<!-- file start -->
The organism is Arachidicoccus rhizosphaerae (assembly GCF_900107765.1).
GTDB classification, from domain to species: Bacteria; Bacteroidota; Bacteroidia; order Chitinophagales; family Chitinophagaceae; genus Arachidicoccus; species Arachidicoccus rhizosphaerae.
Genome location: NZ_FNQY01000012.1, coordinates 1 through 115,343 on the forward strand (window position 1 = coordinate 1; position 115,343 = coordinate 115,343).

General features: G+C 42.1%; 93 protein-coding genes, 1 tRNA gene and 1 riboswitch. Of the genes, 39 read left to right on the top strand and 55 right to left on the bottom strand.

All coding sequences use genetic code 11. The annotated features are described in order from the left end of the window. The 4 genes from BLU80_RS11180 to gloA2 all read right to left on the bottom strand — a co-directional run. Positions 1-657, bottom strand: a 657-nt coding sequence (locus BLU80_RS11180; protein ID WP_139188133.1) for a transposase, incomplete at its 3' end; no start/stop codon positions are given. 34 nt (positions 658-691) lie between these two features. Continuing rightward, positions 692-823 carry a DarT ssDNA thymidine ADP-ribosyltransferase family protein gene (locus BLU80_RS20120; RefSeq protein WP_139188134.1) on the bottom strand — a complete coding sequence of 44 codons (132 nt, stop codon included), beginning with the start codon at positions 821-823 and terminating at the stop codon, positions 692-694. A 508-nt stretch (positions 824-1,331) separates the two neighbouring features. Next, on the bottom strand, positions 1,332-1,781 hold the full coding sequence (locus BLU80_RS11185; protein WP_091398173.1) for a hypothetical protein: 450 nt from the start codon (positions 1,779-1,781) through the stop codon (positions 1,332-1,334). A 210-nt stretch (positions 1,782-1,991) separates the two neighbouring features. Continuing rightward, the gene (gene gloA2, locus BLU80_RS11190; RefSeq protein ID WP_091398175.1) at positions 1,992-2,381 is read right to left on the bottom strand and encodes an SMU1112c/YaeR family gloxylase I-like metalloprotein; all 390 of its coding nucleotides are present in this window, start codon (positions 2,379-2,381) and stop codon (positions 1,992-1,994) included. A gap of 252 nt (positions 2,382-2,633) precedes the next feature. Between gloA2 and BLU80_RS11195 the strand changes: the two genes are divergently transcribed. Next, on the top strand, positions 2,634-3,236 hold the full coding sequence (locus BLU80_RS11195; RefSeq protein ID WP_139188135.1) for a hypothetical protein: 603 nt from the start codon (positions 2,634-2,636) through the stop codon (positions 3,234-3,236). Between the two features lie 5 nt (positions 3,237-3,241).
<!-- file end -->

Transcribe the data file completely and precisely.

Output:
The organism is Arachidicoccus rhizosphaerae (assembly GCF_900107765.1).
GTDB classification, from domain to species: Bacteria; Bacteroidota; Bacteroidia; order Chitinophagales; family Chitinophagaceae; genus Arachidicoccus; species Arachidicoccus rhizosphaerae.
Genome location: NZ_FNQY01000012.1, coordinates 1 through 115,343 on the forward strand (window position 1 = coordinate 1; position 115,343 = coordinate 115,343).

General features: G+C 42.1%; 93 protein-coding genes, 1 tRNA gene and 1 riboswitch. Of the genes, 39 read left to right on the top strand and 55 right to left on the bottom strand.

All coding sequences use genetic code 11. The annotated features are described in order from the left end of the window. The 4 genes from BLU80_RS11180 to gloA2 all read right to left on the bottom strand — a co-directional run. Positions 1-657, bottom strand: a 657-nt coding sequence (locus BLU80_RS11180; protein ID WP_139188133.1) for a transposase, incomplete at its 3' end; no start/stop codon positions are given. 34 nt (positions 658-691) lie between these two features. Continuing rightward, positions 692-823 carry a DarT ssDNA thymidine ADP-ribosyltransferase family protein gene (locus BLU80_RS20120; RefSeq protein WP_139188134.1) on the bottom strand — a complete coding sequence of 44 codons (132 nt, stop codon included), beginning with the start codon at positions 821-823 and terminating at the stop codon, positions 692-694. A 508-nt stretch (positions 824-1,331) separates the two neighbouring features. Next, on the bottom strand, positions 1,332-1,781 hold the full coding sequence (locus BLU80_RS11185; protein WP_091398173.1) for a hypothetical protein: 450 nt from the start codon (positions 1,779-1,781) through the stop codon (positions 1,332-1,334). A 210-nt stretch (positions 1,782-1,991) separates the two neighbouring features. Continuing rightward, the gene (gene gloA2, locus BLU80_RS11190; RefSeq protein ID WP_091398175.1) at positions 1,992-2,381 is read right to left on the bottom strand and encodes an SMU1112c/YaeR family gloxylase I-like metalloprotein; all 390 of its coding nucleotides are present in this window, start codon (positions 2,379-2,381) and stop codon (positions 1,992-1,994) included. A gap of 252 nt (positions 2,382-2,633) precedes the next feature. Between gloA2 and BLU80_RS11195 the strand changes: the two genes are divergently transcribed. Next, on the top strand, positions 2,634-3,236 hold the full coding sequence (locus BLU80_RS11195; RefSeq protein ID WP_139188135.1) for a hypothetical protein: 603 nt from the start codon (positions 2,634-2,636) through the stop codon (positions 3,234-3,236). Between the two features lie 5 nt (positions 3,237-3,241).